self; self; as if he were already entered into rest, and did actually sit down with Christ in beavenly places; as if, in a word, virtue were no longer his task, but pleasure ; as if he had nothing to do but to rejoice continually, nothing further to press after, nothing to combat, nothing to contend with : whereas the fathers gencrally, and all judicious modern writers, seem to place Perfection in nothing higher, than in a perpetual progress towards it ; they look upon life as a perpetual warfare, and utterly deny any such height or eminence as is raised above clouds and storms, above troubles and temptations. But to this I have Several things to say, which will clear my sense about this matter, and dispel all ob je&tions. First, I have described the last stage of the Christian's spiritual progress, which I call a state of zeal, and in which I suppose the Christian to commence perfect; this, I say, I have described in the fame manner, and, as near as I could, in the same words which the scripture does. Secondly, I do not pretend any where to assert, that there is any state in this life raised above trials and temptations. Alas! the most perfe&t man will find it work enough to make good the ground he has gained, and maintain the conqueft he has won; much watchfulness and labour, much humility and fear, and many other virtues

are

åre necessary to perseverance in a state of Perfection. Thirdly, Ås the world how goes, and indeed ever did, Perfection is à ftate we arrive at very late ; and all the way to it full of labour and travel, full of danigers and difficulties ; so that upon this acccount, the life of man may well enough be said to be a perpetual warfare. But; Fourthly, I do by no means affirm, that the perfect man is incapable of gidwth and improvement. Of this I shall have occalion to unfold my sense more fully afterwards. In the mean time I cannot forbeat observing here, that there is a great diffea rence between the growth of an imperfect and a perfe&t Christian; for supposing grace to be always increasing, and the very maturity of virtue to admit of degrees; yet the marks and distinctions of such different degrees are so nice and delicate, that the advances of the perfett man aré fcarcely perceptible to himself, without the clofest and ftri&teft enquiry, much less càn they fall under the observation of others. The first change of a finner from darkness to light, from vice to virtue, from an aversion for God and goodness, tò a fincere, tho’ not a perfect love of both, is very palpable: so again, the change from a state of weakness and inconstancy, to one of strength ; of confli&t and difficulty, to one of ease and liberty; of fear and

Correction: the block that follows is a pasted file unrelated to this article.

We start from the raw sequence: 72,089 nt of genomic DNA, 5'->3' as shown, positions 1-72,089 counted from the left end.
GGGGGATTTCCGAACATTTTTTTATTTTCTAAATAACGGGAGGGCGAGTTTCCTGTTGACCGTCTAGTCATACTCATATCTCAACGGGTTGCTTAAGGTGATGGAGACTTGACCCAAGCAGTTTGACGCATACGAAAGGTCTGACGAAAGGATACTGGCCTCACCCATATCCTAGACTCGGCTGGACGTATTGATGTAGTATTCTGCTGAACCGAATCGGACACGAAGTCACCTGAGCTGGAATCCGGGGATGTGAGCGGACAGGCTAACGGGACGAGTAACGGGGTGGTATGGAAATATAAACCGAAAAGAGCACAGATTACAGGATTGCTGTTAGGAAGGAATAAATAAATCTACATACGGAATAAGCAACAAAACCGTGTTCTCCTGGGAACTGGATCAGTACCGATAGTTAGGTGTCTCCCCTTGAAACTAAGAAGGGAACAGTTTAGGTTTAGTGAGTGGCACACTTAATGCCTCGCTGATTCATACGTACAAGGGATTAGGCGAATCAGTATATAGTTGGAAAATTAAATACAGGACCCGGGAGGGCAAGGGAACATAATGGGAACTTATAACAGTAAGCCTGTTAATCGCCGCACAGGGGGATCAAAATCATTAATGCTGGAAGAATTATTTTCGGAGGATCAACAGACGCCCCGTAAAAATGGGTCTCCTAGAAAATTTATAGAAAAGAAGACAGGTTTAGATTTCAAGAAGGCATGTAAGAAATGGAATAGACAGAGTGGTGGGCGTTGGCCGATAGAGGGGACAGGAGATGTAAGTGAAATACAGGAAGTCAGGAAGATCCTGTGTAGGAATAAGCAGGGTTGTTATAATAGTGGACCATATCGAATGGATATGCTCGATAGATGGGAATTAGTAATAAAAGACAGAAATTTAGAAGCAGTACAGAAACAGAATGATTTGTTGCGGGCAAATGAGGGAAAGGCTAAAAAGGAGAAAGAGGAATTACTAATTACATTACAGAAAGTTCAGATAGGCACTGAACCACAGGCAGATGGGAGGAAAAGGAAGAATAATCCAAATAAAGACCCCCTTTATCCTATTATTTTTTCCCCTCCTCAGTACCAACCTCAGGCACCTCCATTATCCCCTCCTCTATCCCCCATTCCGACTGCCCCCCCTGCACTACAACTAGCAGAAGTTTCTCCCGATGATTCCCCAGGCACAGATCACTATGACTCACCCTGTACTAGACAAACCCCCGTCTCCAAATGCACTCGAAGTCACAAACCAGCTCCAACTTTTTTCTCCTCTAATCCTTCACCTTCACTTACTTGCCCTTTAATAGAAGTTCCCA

doubt,

doubt, to one of confidence and pleasure, is little less evident than sensible. But the several degrees of growth afterwards, the improvements, whatever they be, of a mature state, are of another nature, not consisting in a change, but addition, and that made insensibly. Here therefore, the perfect man, in order to maintain the peace and pleasure of his mind, need not enter into a nice and scrupulous examination of the degrees and measures of his virtues ; 'tis sufficient that he make good his post; 'tis enough if he follow the advice of St. Paul, 1 Cor. xv. 58. If he be stedfast and unmoveable, and always abounding in the work of the Lord,

C H A P. VI. Of the means of Perfection. Five general

observations, serving for directions in the use of gospel-means, and instrumental-duties.1. The practice of wisdom and virtue, is the best way to improve and strength. en both. 2. The two general and imme. diate instruments, as of conversion, fo of Perfection too, are the gospel and the fpirit. 3 The natural and immediate fruit of meditation, prayer, eucharist, psalmody, and good conversation or friendship, is, the quickening and enli